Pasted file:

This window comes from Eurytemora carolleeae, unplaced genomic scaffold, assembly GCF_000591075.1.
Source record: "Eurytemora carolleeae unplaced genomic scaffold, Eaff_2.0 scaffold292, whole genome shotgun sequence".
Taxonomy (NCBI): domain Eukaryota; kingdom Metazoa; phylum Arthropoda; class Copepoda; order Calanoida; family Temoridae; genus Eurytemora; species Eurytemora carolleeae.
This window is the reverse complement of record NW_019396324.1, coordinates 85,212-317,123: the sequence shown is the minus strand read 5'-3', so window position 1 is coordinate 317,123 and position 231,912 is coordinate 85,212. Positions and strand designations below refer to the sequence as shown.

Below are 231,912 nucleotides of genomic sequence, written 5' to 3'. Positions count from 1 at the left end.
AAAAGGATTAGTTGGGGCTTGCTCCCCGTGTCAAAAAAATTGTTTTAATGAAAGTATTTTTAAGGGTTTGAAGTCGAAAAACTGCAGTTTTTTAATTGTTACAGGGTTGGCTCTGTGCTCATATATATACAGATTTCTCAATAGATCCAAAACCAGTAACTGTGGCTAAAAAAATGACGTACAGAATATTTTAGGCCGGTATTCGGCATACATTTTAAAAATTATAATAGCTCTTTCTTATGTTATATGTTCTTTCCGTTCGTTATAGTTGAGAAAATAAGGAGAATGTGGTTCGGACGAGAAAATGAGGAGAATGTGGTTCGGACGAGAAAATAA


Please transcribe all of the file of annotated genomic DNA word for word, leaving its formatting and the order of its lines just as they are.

This window comes from Eurytemora carolleeae, unplaced genomic scaffold, assembly GCF_000591075.1.
Source record: "Eurytemora carolleeae unplaced genomic scaffold, Eaff_2.0 scaffold292, whole genome shotgun sequence".
Taxonomy (NCBI): domain Eukaryota; kingdom Metazoa; phylum Arthropoda; class Copepoda; order Calanoida; family Temoridae; genus Eurytemora; species Eurytemora carolleeae.
This window is the reverse complement of record NW_019396324.1, coordinates 85,212-317,123: the sequence shown is the minus strand read 5'-3', so window position 1 is coordinate 317,123 and position 231,912 is coordinate 85,212. Positions and strand designations below refer to the sequence as shown.

Below are 231,912 nucleotides of genomic sequence, written 5' to 3'. Positions count from 1 at the left end.
AAAAGGATTAGTTGGGGCTTGCTCCCCGTGTCAAAAAAATTGTTTTAATGAAAGTATTTTTAAGGGTTTGAAGTCGAAAAACTGCAGTTTTTTAATTGTTACAGGGTTGGCTCTGTGCTCATATATATACAGATTTCTCAATAGATCCAAAACCAGTAACTGTGGCTAAAAAAATGACGTACAGAATATTTTAGGCCGGTATTCGGCATACATTTTAAAAATTATAATAGCTCTTTCTTATGTTATATGTTCTTTCCGTTCGTTATAGTTGAGAAAATAAGGAGAATGTGGTTCGGACGAGAAAATGAGGAGAATGTGGTTCGGACGAGAAAATAA